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Bisphenol A triggers axonal injury and myelin degeneration with concomitant neurobehavioral toxicity in C57BL/6J male mice

Khan, Jasim, Salhotra, Shikha, Goswami, Poonam, Akhter, Juheb, Jahan, Shagufta, Gupta, Sakshi, Sharma, Shikha, Banerjee, Basu Dev, Parvez, Suhel, Gupta, Sarika, Raisuddin, Sheikh
Toxicology 2019 v.428 pp. 152299
bisphenol A, blood-brain barrier, body weight, cerebral cortex, cytokines, endocrine-disrupting chemicals, enzymes, genes, humans, males, memory disorders, messenger RNA, mice, muscles, myelin basic protein, myelin sheath, neurons, neurotoxicity, oligodendroglia, oxidative stress, protein synthesis, sclerosis, structural proteins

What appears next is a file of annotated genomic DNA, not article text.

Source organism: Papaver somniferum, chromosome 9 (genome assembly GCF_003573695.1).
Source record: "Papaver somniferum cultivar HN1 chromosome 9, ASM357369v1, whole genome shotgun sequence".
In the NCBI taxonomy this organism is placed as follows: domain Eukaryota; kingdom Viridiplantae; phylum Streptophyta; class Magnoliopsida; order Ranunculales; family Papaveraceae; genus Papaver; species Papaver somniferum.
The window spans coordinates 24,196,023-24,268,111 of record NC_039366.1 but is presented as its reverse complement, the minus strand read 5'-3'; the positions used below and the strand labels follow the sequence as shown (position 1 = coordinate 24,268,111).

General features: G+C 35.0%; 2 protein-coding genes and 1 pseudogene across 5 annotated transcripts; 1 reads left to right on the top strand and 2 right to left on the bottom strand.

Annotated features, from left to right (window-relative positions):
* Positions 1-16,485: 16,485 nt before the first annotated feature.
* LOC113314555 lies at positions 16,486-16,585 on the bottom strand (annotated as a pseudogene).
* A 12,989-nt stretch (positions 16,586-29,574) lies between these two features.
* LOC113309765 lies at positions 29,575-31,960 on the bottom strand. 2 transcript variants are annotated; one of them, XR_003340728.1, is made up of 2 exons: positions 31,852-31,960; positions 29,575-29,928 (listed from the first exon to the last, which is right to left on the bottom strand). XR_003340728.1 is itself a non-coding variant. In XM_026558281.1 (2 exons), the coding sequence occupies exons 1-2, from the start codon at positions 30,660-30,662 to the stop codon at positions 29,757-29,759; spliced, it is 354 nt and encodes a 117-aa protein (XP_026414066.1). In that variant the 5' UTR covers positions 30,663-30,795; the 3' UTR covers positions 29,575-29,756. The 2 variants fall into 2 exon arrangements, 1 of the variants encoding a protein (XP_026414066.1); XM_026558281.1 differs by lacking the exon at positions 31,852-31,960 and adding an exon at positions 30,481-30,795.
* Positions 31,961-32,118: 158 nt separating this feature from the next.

Bisphenol A (BPA) is a ubiquitously distributed endocrine disrupting chemical (EDC). BPA exposure in humans has been a matter of concern due to its increased application in the products of day to day use. BPA has been reported to cause toxicity in almost all the vital organ systems even at a very low dose levels. It crosses the blood brain barrier and causes neurotoxicity. We studied the effect of BPA on the cerebral cortex of C57BL/6J mice and examined whether BPA exposure alters the expression of axonal and myelin structural proteins. Male mice were dosed orally to 40 μg and 400 μg BPA/kg body weight for 60 days. BPA exposure resulted in memory loss, muscle coordination deficits and allodynia. BPA exposure also caused degeneration of immature and mature oligodendrocytes as evaluated by decreased mRNA levels of 2′,3′-cyclic nucleotide 3′ phosphodiesterase (CNPase), nestin, myelin basic protein (MBP) and myelin-associated glycoprotein-1 (MAG-1) genes revealing myelin related pathology. It was observed that subchronic BPA exposure caused neuroinflammation through deregulation of inflammatory cytokines mRNA and protein expression which further resulted into neurotoxicity through axonal as well as myelin degeneration in the brain. BPA also caused increased oxidative stress in the brain. Our study indicates long-term subchronic low dose exposure to BPA has the potential to cause axonal degeneration and demyelination in the oligodendrocytes and neurons which may have implications in neurological and neuropsychological disorders including multiple sclerosis (MS), neuromyelitis optica and others.